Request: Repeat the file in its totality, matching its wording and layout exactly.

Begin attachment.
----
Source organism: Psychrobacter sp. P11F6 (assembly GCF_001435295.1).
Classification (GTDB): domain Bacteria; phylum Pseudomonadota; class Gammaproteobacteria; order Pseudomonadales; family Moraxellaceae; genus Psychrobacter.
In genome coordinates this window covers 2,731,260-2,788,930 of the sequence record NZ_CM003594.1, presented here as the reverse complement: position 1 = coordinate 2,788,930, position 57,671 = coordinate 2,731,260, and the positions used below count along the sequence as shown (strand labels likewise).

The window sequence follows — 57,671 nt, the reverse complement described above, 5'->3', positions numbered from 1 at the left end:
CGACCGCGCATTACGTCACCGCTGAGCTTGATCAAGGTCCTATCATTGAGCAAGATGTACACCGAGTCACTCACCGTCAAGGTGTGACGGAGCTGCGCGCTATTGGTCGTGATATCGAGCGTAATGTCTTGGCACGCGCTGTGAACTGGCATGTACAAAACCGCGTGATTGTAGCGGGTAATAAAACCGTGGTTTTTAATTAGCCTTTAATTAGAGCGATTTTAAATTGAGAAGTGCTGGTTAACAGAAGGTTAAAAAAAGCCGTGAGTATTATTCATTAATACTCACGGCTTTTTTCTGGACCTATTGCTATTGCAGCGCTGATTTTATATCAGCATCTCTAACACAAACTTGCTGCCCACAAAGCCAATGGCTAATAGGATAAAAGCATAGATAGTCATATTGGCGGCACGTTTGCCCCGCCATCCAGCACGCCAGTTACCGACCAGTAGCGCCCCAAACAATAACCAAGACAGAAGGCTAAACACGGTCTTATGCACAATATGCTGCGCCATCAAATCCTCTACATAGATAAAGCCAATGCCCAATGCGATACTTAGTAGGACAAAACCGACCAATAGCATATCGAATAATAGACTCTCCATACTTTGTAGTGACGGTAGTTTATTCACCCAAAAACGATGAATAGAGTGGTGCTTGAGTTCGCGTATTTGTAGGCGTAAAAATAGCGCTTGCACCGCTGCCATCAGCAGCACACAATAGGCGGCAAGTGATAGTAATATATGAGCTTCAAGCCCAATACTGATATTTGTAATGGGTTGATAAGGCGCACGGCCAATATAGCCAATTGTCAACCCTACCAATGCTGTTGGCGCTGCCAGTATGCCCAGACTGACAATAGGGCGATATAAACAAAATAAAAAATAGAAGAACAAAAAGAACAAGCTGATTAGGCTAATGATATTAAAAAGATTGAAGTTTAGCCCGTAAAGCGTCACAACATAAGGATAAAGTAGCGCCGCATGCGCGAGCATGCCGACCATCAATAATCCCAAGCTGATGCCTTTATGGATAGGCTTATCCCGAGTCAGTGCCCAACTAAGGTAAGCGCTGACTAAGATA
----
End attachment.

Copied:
Source organism: Psychrobacter sp. P11F6 (assembly GCF_001435295.1).
Classification (GTDB): domain Bacteria; phylum Pseudomonadota; class Gammaproteobacteria; order Pseudomonadales; family Moraxellaceae; genus Psychrobacter.
In genome coordinates this window covers 2,731,260-2,788,930 of the sequence record NZ_CM003594.1, presented here as the reverse complement: position 1 = coordinate 2,788,930, position 57,671 = coordinate 2,731,260, and the positions used below count along the sequence as shown (strand labels likewise).

The window sequence follows — 57,671 nt, the reverse complement described above, 5'->3', positions numbered from 1 at the left end:
CGACCGCGCATTACGTCACCGCTGAGCTTGATCAAGGTCCTATCATTGAGCAAGATGTACACCGAGTCACTCACCGTCAAGGTGTGACGGAGCTGCGCGCTATTGGTCGTGATATCGAGCGTAATGTCTTGGCACGCGCTGTGAACTGGCATGTACAAAACCGCGTGATTGTAGCGGGTAATAAAACCGTGGTTTTTAATTAGCCTTTAATTAGAGCGATTTTAAATTGAGAAGTGCTGGTTAACAGAAGGTTAAAAAAAGCCGTGAGTATTATTCATTAATACTCACGGCTTTTTTCTGGACCTATTGCTATTGCAGCGCTGATTTTATATCAGCATCTCTAACACAAACTTGCTGCCCACAAAGCCAATGGCTAATAGGATAAAAGCATAGATAGTCATATTGGCGGCACGTTTGCCCCGCCATCCAGCACGCCAGTTACCGACCAGTAGCGCCCCAAACAATAACCAAGACAGAAGGCTAAACACGGTCTTATGCACAATATGCTGCGCCATCAAATCCTCTACATAGATAAAGCCAATGCCCAATGCGATACTTAGTAGGACAAAACCGACCAATAGCATATCGAATAATAGACTCTCCATACTTTGTAGTGACGGTAGTTTATTCACCCAAAAACGATGAATAGAGTGGTGCTTGAGTTCGCGTATTTGTAGGCGTAAAAATAGCGCTTGCACCGCTGCCATCAGCAGCACACAATAGGCGGCAAGTGATAGTAATATATGAGCTTCAAGCCCAATACTGATATTTGTAATGGGTTGATAAGGCGCACGGCCAATATAGCCAATTGTCAACCCTACCAATGCTGTTGGCGCTGCCAGTATGCCCAGACTGACAATAGGGCGATATAAACAAAATAAAAAATAGAAGAACAAAAAGAACAAGCTGATTAGGCTAATGATATTAAAAAGATTGAAGTTTAGCCCGTAAAGCGTCACAACATAAGGATAAAGTAGCGCCGCATGCGCGAGCATGCCGACCATCAATAATCCCAAGCTGATGCCTTTATGGATAGGCTTATCCCGAGTCAGTGCCCAACTAAGGTAAGCGCTGACTAAGATA